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This has been a rough week for higher education accreditors. Days after a Wall Street Journal article raised questions about whether the agencies are doing enough to improve (or, alternatively, shut down) institutions that struggle to retain and graduate students, the committee that advises the U.S. education secretary on accreditation took up much the same theme Thursday at its semiannual session to review some accrediting bodies.

During a review of the Higher Learning Commission of the North Central Association of Colleges and Schools, members of the National Advisory Committee on Institutional Quality and Integrity (NACIQI) -- led by a new student member, Simon J. Boehme -- listed colleges and universities that are in good standing with the commission despite having federal graduation rates of under 20 percent. Some committee members suggested that there should be "bright lines" on key indicators such as retention and graduation below which accreditors punish colleges, which is not typically how accreditation works now. (The discussions Thursday were resonant of similar conversations a decade ago, when then Education Secretary Margaret Spellings pushed NACIQI to put pressure on colleges about whether their students were learning enough, and suggested "bright lines" below which institutions should be penalized.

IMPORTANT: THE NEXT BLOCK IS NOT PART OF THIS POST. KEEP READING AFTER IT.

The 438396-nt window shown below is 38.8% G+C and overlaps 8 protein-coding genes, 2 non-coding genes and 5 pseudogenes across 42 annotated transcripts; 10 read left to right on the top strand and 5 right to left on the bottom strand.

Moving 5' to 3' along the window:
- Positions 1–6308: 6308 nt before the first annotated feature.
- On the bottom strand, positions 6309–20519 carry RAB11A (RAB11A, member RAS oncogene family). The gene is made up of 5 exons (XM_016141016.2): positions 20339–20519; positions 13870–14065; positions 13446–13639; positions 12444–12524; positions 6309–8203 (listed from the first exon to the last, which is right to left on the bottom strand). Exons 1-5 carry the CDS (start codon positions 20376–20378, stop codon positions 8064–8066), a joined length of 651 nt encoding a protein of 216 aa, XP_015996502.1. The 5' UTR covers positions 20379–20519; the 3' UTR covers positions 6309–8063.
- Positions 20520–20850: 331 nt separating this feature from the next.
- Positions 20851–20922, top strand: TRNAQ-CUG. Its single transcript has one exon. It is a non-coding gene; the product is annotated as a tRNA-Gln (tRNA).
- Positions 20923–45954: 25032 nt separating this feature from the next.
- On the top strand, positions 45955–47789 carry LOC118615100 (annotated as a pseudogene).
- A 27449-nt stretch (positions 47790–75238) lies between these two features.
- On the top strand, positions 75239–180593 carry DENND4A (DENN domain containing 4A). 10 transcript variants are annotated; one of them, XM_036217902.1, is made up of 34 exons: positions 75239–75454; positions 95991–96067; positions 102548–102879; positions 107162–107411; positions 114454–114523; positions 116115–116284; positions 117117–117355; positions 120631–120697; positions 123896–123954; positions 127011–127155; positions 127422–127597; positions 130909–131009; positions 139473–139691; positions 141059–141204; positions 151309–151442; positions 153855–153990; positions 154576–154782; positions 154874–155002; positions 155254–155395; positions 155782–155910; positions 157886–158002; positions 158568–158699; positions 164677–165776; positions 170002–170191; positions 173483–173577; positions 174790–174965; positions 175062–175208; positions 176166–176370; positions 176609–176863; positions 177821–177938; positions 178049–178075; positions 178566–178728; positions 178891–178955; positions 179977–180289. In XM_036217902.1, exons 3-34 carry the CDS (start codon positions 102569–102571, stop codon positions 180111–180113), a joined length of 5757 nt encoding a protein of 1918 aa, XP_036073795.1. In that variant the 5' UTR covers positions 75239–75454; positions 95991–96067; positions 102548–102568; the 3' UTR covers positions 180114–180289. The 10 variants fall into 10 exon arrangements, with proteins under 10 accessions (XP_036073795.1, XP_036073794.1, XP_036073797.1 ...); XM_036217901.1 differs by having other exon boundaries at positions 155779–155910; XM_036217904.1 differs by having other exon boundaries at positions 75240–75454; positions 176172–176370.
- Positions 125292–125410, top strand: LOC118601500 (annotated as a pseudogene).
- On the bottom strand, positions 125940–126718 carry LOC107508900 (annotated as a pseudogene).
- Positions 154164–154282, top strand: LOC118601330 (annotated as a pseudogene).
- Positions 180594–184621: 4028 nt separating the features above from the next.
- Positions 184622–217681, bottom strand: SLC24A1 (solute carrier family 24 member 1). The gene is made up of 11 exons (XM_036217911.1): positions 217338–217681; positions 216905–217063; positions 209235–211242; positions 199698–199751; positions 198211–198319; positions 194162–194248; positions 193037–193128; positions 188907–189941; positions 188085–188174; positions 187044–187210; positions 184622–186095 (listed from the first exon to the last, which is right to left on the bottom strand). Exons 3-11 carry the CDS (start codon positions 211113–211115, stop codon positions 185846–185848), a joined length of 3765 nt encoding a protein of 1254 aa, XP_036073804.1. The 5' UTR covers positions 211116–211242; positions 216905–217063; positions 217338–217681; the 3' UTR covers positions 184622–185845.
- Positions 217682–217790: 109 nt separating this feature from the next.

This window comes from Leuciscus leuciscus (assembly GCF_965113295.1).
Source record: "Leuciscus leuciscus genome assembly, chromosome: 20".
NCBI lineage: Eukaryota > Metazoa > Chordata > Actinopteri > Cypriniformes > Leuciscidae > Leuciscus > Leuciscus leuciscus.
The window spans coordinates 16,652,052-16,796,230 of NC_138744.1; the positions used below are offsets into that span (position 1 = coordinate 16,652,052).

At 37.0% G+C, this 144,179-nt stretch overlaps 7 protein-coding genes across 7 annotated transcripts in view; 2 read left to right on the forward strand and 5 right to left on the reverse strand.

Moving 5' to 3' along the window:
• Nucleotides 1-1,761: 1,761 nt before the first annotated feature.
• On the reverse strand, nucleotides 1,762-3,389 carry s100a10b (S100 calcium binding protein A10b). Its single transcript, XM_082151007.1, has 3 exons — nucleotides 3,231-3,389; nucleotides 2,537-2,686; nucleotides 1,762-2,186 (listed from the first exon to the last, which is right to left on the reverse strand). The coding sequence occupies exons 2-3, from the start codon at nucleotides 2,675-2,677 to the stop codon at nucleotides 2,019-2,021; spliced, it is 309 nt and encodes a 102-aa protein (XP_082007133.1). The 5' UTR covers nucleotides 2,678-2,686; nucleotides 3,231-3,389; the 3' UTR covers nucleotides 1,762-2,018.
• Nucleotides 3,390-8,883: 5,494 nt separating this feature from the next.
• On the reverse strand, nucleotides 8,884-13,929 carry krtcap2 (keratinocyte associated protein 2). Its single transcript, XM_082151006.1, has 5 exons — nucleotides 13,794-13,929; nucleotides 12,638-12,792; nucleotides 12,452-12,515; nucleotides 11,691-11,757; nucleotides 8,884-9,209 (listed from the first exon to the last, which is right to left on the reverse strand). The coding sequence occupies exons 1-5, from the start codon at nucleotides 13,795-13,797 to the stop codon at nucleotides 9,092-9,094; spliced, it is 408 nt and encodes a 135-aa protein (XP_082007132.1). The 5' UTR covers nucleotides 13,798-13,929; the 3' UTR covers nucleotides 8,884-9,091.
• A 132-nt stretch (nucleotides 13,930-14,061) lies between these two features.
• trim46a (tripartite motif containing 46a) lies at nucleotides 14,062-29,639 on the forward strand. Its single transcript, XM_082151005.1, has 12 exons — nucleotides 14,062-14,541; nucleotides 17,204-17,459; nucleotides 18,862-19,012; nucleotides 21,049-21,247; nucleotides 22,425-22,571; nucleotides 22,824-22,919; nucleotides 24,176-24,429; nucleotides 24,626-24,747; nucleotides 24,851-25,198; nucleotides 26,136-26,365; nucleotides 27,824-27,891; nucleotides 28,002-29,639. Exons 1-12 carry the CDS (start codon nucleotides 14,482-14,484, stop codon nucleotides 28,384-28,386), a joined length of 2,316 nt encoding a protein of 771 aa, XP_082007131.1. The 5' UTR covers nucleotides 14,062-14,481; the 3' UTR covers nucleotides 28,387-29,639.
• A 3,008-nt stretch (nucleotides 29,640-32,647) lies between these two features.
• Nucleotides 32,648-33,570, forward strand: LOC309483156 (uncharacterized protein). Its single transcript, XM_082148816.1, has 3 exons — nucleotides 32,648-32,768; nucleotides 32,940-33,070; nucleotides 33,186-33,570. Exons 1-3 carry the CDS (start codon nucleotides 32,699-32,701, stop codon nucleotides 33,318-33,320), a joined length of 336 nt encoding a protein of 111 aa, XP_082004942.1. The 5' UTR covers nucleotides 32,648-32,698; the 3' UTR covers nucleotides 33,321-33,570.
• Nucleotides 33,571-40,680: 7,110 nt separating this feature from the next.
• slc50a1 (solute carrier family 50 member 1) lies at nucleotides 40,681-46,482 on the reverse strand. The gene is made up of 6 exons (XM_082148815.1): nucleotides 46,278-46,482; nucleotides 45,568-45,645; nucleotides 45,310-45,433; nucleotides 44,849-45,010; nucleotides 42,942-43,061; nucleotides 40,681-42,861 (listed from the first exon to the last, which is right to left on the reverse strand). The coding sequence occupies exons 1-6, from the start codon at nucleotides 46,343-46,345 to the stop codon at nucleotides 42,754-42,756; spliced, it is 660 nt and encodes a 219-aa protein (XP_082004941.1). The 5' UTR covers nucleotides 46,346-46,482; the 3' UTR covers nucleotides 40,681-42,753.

Officials of the Higher Learning Commission and some members of the accreditation panel noted that the federal graduation rates for some institutions capture small proportions of their total student bodies and may not be representative of how most students are faring. But there was little disagreement that retention and graduation rates at many institutions could be better, and that there was a role for accreditors to play in prodding the institutions they oversee to perform better. Discussion on Friday is likely to return to how that might be done most effectively (and without inappropriate federal intervention).

Also on Thursday, the accreditation panel voted to recommend that the education secretary strip federal recognition from the Accreditation Commission for Education in Nursing, which has been locked for years in a confounding feud with the National League for Nursing over control and independence. Members of the panel expressed confusion over why the two groups had been unable to reach agreement, alternately wondering whether the two organizations were greedy and power hungry. More than one called it "embarrassing" for the nursing profession that they groups returned before the panel, for the third time in four years, having not resolved their differences.